Spring football has been all about getting physical at Wewahitchka Jr./Sr. High School.
With Coach Bobby Johns taking the reins of the program after the departure of Loren Tillman after three seasons, spring has focused on fundamentals, and in football that means imposing will.
“Ninety-five percent of what we have been doing is getting more physical,” Johns said. “Almost completely, the focus has been on getting more physical.
“If we don’t practice physical, we will never be physical.
While modern trends would indicate an emphasis on seven-on-seven would trend to the aerial game, for Johns seven-on-seven means the seven players typically found in the trenches, determining how the line of scrimmage flips.
“For me seven-on-seven is inside runs, your run offense against the run defense,” Johns said.
Johns labeled himself an “old-fashioned” proponent of the triple option, Wing T offense.
It is a power running attack dependent on snapshot reading of the defense by the quarterback as the play unfolds.
The Gators, 5-5 last season, return solid depth and talent at the offensive skill positions, but Wewahitchka will undergo wholesale changes up front with the graduation of most of the rotation.
All five starters on the depth chart, three juniors and two sophomores, played junior varsity last season.
“Obviously it would be great to have some experience on the line,” Johns said. “We have good skilled position players returning, good depth at the skill positions.
“We have our own system, but we will adapt to what the kids offer on on offense.”
On defensive, Johns is about adapting the kids to a system which has served him well the past 15 yeares in coaching.
The base defense will be a 4-3 and Johns said he will stick with that scheme, possibly going to a 4-2-5 in facing spread offenses.
But that is the only concession on scheme.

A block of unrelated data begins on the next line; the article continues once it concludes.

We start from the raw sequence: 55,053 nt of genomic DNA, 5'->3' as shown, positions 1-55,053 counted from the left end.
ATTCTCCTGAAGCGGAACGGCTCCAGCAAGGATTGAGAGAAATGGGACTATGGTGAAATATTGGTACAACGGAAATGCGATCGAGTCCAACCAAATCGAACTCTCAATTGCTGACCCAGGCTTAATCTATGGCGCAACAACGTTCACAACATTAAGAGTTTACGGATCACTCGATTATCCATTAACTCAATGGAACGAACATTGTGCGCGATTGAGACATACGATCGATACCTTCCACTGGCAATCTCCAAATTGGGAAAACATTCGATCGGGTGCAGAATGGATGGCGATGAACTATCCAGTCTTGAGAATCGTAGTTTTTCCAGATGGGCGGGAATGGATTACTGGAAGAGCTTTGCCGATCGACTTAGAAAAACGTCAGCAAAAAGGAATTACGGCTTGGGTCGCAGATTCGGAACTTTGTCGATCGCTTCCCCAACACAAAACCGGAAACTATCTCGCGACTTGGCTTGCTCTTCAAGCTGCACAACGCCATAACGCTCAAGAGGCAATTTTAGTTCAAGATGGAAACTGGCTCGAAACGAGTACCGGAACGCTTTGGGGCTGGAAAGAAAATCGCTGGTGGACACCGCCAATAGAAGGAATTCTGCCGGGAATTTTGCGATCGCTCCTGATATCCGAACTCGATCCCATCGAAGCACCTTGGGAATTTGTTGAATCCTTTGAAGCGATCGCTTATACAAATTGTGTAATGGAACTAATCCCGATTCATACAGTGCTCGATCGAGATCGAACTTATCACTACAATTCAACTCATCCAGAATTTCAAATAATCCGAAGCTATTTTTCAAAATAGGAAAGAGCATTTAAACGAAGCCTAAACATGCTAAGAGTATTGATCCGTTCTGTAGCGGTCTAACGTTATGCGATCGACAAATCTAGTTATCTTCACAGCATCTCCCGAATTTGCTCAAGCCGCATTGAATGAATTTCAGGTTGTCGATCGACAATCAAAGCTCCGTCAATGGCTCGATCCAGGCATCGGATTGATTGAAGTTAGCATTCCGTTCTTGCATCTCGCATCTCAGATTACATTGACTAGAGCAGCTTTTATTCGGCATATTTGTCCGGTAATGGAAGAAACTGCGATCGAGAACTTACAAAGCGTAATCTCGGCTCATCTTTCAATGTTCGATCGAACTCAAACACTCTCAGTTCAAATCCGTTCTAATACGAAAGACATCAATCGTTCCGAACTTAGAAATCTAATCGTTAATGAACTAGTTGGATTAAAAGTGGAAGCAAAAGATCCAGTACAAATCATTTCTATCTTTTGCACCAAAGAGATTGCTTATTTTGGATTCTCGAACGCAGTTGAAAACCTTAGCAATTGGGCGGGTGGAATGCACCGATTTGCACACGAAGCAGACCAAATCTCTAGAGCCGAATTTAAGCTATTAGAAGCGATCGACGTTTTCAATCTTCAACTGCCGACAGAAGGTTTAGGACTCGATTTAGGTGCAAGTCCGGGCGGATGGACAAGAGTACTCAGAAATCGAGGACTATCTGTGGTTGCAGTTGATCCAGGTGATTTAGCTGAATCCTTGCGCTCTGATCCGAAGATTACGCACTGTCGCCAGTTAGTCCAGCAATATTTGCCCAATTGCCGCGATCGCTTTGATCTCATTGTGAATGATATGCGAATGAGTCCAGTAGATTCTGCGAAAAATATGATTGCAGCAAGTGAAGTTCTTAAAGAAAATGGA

“We commit more kids to the line of scrimmage, that is what I do,” Johns said.
The Gators will not, as most teams do, wrap-up spring football with a jamboree.
One was originally scheduled against Franklin County, but due to the number of kids at that school committed to track and baseball, the school asked to cancel the game.
Which was perfectly fine with Johns.
“I actually don’t like playing a spring game unless I have an experienced team,” Johns said, adding the game is a “double-edged sword.”
Come out and play really well in that game, Johns said, maybe a false sense of confidence arrives and with it less commitment to summer conditioning.
Come out and play poorly, maybe that negative energy bleeds into summer and the fall regular season.
In addition, there is the reality of numbers.
With just two-dozen or so players out, it has been impossible to conduct scrimmages let alone play another team.
Johns said he will video intra-squad scrimmages, with middle-schoolers buttressing numbers, over the final few days of practice and break those down for summer and fall lessons.
Practice will likely end Tuesday, after 17 days, to allow attendance to the Class 1A softball semifinals where Wewahitchka will face Chiefland.
The spring has been a ball for Johns.
“I have had a blast coaching these kids,” Johns said. “They’ve worked very hard. What what we may lack in ability or numbers we are making up in effort.
“I just want them to come out and be better every day. We are moving in the right direction. We’ve had a really good spring.”